Figure 6. Maximum wind gusts at NJWxNet locations on October 29th.
A period of showers early on the 31st completed the monthly rainfall tally. The central and northern coast received the most, with 0.74” in Toms River, 0.72” at Wall (Monmouth), and 0.67” in Red Bank (Monmouth).
The highest barometric pressure readings of the month were in the 30.35”–30.40” range on the 6th. The lowest were in the 29.30”–29.40” range, associated with the nor’easter on the 26th. All days with 40 mph or greater wind gusts have been mentioned previously.
There were eight October days when high temperatures at one or more NJWxNet station reached or exceeded 80°. As one might expect in a seasonal transition month, most occurred in the first half of the month. The 3rd saw LACT, Mannington (Salem), and Vineland (Cumberland) climb to a monthly maximum of 85°, with 37 other NJWxNet stations from 80°–84°. The 4th found four stations up to 84° and 31 from 80°–83°. Clouds and rain kept the highs much lower in the northwest, with Wantage (Sussex) only making it to 61°. LACT made it to 80° on the 7th, while six sites reached 81° and 13 hit 80° on the 7th.
A mid-month warm up found five stations at 81° and ten at 80° on the 14th, with the coolest station in the state, HPM, only 10° cooler. The 15th saw the most stations in a day this month top 80°. Mannington, Red Lion (Burlington), Sicklerville (Camden), and West Deptford (Gloucester) led the pack at 84°, with 43 stations from 80°–83° (Figure 8). Coastal Harvey Cedars was coolest at 73°. Mannington again hit 84° on the 16th, followed by 83° in Greenwich (Cumberland), and 29 stations from 80°–82°. Late-month 80° readings occurred at Berkeley Township and Mannington on the 25th.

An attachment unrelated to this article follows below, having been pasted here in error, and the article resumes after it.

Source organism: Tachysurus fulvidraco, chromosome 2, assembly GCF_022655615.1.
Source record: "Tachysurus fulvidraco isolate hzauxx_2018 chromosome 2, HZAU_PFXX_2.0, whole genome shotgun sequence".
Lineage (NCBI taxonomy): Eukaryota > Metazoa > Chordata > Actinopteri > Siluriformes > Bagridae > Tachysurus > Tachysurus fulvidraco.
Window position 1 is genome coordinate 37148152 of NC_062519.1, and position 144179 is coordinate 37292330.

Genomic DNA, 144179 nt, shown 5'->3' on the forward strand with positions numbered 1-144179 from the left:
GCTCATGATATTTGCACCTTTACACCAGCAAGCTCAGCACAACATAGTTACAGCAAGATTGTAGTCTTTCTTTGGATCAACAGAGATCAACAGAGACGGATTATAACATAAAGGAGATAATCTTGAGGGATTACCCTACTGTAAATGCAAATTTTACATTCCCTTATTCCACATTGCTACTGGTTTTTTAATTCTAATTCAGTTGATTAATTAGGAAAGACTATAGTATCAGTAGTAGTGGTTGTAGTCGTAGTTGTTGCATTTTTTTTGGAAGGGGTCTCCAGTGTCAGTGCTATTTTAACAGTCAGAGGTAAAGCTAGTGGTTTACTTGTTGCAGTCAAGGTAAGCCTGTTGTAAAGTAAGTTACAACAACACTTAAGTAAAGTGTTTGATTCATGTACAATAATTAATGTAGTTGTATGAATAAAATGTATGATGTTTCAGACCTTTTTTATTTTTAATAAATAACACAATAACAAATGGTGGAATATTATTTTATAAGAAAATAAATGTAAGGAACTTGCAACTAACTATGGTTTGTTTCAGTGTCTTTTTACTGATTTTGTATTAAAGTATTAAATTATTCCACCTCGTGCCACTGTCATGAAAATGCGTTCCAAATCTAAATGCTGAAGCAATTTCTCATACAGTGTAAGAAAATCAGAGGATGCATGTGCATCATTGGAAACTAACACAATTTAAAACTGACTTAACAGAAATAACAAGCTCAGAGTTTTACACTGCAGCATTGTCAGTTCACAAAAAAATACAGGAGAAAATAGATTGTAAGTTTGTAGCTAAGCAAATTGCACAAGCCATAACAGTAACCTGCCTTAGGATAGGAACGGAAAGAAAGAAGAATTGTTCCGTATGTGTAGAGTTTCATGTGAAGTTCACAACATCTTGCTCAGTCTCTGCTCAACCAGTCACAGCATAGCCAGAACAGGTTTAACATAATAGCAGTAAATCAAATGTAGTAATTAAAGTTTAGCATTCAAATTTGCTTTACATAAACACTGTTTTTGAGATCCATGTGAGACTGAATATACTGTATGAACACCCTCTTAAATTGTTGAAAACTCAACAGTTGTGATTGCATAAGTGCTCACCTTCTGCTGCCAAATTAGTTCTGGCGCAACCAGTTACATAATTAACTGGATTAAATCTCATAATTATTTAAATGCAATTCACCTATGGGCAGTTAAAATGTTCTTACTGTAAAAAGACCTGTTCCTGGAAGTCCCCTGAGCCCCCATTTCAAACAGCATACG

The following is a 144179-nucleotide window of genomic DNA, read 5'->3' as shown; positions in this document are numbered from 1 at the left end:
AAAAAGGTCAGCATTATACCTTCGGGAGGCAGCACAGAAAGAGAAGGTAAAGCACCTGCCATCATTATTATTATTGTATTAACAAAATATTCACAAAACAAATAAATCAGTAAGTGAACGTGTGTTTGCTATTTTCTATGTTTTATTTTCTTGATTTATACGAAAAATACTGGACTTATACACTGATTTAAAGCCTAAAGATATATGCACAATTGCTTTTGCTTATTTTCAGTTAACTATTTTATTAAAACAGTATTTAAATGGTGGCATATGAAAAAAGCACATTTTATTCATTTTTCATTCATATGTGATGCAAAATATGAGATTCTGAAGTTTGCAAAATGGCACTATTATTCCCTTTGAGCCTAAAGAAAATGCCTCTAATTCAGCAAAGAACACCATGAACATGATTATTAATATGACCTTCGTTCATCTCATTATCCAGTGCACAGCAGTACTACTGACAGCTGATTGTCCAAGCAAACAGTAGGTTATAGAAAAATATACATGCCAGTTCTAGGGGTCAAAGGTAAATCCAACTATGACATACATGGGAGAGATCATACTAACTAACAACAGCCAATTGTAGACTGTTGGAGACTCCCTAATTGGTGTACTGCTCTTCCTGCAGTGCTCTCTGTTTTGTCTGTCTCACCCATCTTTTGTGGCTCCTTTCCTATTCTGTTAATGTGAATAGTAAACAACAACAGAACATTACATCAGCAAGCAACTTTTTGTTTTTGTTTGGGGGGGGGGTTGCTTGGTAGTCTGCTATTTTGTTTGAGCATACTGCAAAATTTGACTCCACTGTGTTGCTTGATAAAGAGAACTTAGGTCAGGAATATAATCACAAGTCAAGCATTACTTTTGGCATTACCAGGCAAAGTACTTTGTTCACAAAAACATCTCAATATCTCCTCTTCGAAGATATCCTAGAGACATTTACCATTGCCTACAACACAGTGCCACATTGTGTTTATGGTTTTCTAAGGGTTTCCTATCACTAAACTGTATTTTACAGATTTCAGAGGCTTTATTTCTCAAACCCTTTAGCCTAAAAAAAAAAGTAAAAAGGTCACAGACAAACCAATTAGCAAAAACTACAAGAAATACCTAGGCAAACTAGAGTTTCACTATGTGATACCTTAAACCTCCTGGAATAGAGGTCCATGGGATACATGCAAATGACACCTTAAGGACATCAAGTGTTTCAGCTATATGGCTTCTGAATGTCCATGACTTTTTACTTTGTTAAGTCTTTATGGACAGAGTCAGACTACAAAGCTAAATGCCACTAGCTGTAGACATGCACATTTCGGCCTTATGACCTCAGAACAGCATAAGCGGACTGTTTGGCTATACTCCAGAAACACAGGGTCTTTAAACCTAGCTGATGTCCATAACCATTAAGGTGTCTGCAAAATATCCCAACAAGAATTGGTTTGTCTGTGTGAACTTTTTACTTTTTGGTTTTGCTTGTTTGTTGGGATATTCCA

Figure 7. Maximum temperatures on October 15th based on a PRISM (Oregon State University) analysis generated using NWS, NJWxNet, and other professional weather stations. Note the 2 °F increment scale beneath the map.
The three-day warm spell from the 14th–16th ended in a somewhat dramatic manner late in the afternoon of the 16th with the arrival of a cold front that saw temperatures plummet by as much as 20° in less than a half hour. This resulted in large differences between adjoining counties, as shown in Figure 8 where, for instance, Kingwood and Pittstown in Hunterdon County were down to 60° at 4:15 PM while just to the east in Somerset County, Hillsborough-Duke sat at 80°. The warmth to the east didn’t last much longer as by 4:30 Hillsborough-Duke was down to 71° and at 62° by 4:50. Figure 9 shows this downward plunge along with the gusty wind that accompanied the front and a sharp rise in barometric pressure. The top gust of 35 mph occurred between 4:25–4:30, with pressure rising from 29.57” at 4:15 to 29.66” at 4:40. Just 0.02” of rain fell with the frontal passage between 4:40 and 4:50, though later that evening, post-frontal rain of 0.45” accumulated. The dew point temperature fell 8° during the frontal passage before climbing just a bit as the evening rain began to fall.